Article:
These are some of the discussion topics around how new linear algebra data structures will be defined in QuTiP as part of my Google Summer of Code project.
After some discussion, including some further designs of how the new dispatcher methods would function, we are trying to pursue a “light” data structure strategy. This will hopefully have very lightweight instances of the data, and dispatch methods are simplified; mulitple dispatch is a difficult concept to fit into a true object-oriented style, and we believe that dispatcher methods will make adding new data types and dispatched functions significantly easier.
Originally written on the 8th of June, 2020.
Where and how are the structures defined?
- Should be accessible in both C and Python without causing huge overhead in C.
- It’s very easy to get this working in pure Python, where we have dynamic lookup on all attributes and dynamic typing, but that sacrifices C speed.
CQobjEvomust be able to use them in an abstract manner (or what’s the point?)
- For each data structure there should be associated behaviour (unary, binary, etc methods) which can have either concrete implementations or virtual implementations via a known intermediary type.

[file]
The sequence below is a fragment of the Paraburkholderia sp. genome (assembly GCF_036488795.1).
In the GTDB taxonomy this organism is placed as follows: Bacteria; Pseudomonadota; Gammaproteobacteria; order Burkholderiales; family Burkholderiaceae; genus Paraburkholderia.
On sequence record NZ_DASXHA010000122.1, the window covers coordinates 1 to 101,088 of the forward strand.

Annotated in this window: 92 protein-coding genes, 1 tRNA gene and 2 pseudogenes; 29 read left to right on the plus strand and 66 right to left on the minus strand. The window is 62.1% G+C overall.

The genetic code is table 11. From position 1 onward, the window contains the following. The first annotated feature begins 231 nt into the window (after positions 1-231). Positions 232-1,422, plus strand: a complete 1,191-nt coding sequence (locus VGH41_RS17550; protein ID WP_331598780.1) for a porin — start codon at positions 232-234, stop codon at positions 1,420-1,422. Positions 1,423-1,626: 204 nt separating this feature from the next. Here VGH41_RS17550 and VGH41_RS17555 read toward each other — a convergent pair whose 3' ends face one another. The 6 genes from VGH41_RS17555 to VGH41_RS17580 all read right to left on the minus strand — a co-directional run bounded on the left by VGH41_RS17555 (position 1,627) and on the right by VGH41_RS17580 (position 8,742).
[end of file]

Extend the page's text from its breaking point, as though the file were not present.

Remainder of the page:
- Each data structure should have an underlying C representation to allow it to be passed to C functions as a single object otherwise any dispatcher will always have an extra step where it ‘unwraps’ the type and constructs a new argument list: we want
cdef CSR *csr_add(CSR *left, CSR *right)(with or without pointer indirection—I need to check Cython’s passing conventions), but instead we have
def zcsr_add(complex[::1] dataA, int[::1] indsA, int[::1] indptrA, complex[::1] dataB, int[::1] indsB, int[::1] indptrB, int nrows, int ncols, int Annz, int Bnnz, double complex alpha=1)
Heavy vs light
Each data structure type must at least contain the fields that are necessary for it to store all of its data, e.g.
Dense must have at least a
double complex * pointer (or Cython
memoryview) and information on the shape of the matrix, and